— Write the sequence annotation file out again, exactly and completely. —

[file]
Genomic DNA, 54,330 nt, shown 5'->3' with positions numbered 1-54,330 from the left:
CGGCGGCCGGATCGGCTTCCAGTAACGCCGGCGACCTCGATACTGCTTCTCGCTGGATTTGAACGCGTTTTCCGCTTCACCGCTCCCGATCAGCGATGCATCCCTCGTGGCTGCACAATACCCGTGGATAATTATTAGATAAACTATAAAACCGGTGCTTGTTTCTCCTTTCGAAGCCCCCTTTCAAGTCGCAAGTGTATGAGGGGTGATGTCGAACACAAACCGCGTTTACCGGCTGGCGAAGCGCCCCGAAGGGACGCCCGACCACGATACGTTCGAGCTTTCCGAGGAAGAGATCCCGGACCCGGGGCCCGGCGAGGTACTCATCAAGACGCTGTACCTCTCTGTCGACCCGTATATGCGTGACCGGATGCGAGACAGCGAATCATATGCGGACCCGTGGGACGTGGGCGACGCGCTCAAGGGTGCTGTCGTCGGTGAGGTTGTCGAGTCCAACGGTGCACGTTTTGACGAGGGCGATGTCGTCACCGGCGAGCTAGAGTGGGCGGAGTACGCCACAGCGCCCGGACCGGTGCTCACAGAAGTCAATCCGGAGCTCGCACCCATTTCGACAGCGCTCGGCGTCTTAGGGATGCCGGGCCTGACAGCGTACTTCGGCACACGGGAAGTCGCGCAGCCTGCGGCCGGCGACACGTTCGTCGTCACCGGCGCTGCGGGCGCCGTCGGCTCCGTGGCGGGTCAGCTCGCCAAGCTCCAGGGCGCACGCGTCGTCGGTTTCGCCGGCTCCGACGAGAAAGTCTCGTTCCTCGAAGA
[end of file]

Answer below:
Genomic DNA, 54,330 nt, shown 5'->3' with positions numbered 1-54,330 from the left:
CGGCGGCCGGATCGGCTTCCAGTAACGCCGGCGACCTCGATACTGCTTCTCGCTGGATTTGAACGCGTTTTCCGCTTCACCGCTCCCGATCAGCGATGCATCCCTCGTGGCTGCACAATACCCGTGGATAATTATTAGATAAACTATAAAACCGGTGCTTGTTTCTCCTTTCGAAGCCCCCTTTCAAGTCGCAAGTGTATGAGGGGTGATGTCGAACACAAACCGCGTTTACCGGCTGGCGAAGCGCCCCGAAGGGACGCCCGACCACGATACGTTCGAGCTTTCCGAGGAAGAGATCCCGGACCCGGGGCCCGGCGAGGTACTCATCAAGACGCTGTACCTCTCTGTCGACCCGTATATGCGTGACCGGATGCGAGACAGCGAATCATATGCGGACCCGTGGGACGTGGGCGACGCGCTCAAGGGTGCTGTCGTCGGTGAGGTTGTCGAGTCCAACGGTGCACGTTTTGACGAGGGCGATGTCGTCACCGGCGAGCTAGAGTGGGCGGAGTACGCCACAGCGCCCGGACCGGTGCTCACAGAAGTCAATCCGGAGCTCGCACCCATTTCGACAGCGCTCGGCGTCTTAGGGATGCCGGGCCTGACAGCGTACTTCGGCACACGGGAAGTCGCGCAGCCTGCGGCCGGCGACACGTTCGTCGTCACCGGCGCTGCGGGCGCCGTCGGCTCCGTGGCGGGTCAGCTCGCCAAGCTCCAGGGCGCACGCGTCGTCGGTTTCGCCGGCTCCGACGAGAAAGTCTCGTTCCTCGAAGA